Susan isn’t required by law to use the check for burial expenses, but that’s the intention. Burial fees can add up quickly, with costs including:
- Burial plot
- Fees for officials or minister at the memorial service
- Funeral home expenses
- Grave vault and/or grave liners
- Reception costs following the memorial
- Workers to dig grave
Using that $15K, Susan can pay for the costs of a service and reception in John’s memory, as well as the charges to have him buried in the family’s grave plot. Because John had no other life insurance, Susan would have had to cover the costs herself if not for the final expense insurance.
How much does a final expense policy cost?
As is true for all insurance, there are a number of factors that go into the cost of a final expenses policy. These include:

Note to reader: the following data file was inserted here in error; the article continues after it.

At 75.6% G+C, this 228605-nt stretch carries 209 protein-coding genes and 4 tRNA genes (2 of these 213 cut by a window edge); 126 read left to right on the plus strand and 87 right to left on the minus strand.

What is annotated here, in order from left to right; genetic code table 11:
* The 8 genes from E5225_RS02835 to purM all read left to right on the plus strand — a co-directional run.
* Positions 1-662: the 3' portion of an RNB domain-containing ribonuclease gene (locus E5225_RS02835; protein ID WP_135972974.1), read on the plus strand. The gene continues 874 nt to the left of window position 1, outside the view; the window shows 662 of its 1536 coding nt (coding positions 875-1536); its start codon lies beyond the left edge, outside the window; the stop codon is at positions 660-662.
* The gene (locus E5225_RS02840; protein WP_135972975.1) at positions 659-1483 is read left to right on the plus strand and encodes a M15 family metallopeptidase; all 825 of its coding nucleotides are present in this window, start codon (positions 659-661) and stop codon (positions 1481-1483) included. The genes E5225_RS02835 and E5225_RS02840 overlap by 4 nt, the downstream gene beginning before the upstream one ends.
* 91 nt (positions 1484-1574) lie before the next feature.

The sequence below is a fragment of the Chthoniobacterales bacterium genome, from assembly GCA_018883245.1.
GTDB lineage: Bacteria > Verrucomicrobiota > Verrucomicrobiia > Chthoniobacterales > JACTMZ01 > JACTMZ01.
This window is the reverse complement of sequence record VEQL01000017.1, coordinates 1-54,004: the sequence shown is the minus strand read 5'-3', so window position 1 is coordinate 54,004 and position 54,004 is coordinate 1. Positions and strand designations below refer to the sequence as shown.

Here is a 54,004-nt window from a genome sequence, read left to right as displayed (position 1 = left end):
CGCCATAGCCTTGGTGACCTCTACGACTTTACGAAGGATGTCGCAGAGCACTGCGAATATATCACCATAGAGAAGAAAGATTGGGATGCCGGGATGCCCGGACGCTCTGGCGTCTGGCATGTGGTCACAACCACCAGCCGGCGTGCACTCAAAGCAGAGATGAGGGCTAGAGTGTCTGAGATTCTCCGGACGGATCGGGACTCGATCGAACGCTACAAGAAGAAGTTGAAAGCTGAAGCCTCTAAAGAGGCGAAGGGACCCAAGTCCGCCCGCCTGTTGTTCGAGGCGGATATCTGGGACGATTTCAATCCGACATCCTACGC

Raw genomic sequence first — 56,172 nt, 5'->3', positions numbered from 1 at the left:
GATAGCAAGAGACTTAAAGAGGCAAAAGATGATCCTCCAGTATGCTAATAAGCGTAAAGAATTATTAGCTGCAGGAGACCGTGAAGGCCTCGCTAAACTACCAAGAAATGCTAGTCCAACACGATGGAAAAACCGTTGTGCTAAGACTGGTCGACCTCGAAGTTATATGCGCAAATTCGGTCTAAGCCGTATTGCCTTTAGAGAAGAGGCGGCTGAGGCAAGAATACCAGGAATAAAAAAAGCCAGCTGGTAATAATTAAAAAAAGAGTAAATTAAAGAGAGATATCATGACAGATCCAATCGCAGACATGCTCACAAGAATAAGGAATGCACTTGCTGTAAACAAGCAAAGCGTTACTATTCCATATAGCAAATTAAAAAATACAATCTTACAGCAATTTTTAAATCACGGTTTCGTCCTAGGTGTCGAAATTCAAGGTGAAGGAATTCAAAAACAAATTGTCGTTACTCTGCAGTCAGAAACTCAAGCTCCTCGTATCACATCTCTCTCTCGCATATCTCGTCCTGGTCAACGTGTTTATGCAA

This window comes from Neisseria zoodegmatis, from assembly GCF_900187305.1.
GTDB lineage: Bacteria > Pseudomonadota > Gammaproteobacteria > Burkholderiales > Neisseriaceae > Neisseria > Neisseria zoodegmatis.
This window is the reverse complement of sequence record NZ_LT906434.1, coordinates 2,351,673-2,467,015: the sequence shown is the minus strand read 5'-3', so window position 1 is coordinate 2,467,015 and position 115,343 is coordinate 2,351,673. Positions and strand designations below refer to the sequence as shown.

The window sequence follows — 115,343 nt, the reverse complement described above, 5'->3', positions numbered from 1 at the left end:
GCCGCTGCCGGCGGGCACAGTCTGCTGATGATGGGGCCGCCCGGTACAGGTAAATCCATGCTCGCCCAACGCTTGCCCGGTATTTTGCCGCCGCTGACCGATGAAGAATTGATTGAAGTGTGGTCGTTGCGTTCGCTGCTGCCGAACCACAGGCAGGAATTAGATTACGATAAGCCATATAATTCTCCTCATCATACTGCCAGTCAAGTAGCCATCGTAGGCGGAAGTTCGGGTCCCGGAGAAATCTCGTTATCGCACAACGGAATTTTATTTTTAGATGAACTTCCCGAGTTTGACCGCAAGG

- Age: The older you are, the more your policy will cost.
- Gender: Because women statistically live longer than men, their costs will be somewhat lower.
- State: State regulations can impact insurance costs depending on laws enacted that cover insurance practices.
- Health: Although there’s no health exam required for final expense insurance, it’s not intended for those who are terminally ill. In some cases, you may qualify for a guaranteed issue life insurance policy, which covers high-risk individuals with serious health issues but is also more expensive.
- Smoking habits: If you are a smoker, it puts you into a higher risk pool, which will increase your premium rate.
Your quote will vary depending on these factors. Using the quote tool at final expense insurance company Choice Mutual, here are some sample quotes for $10,000 of coverage for a resident of New York State: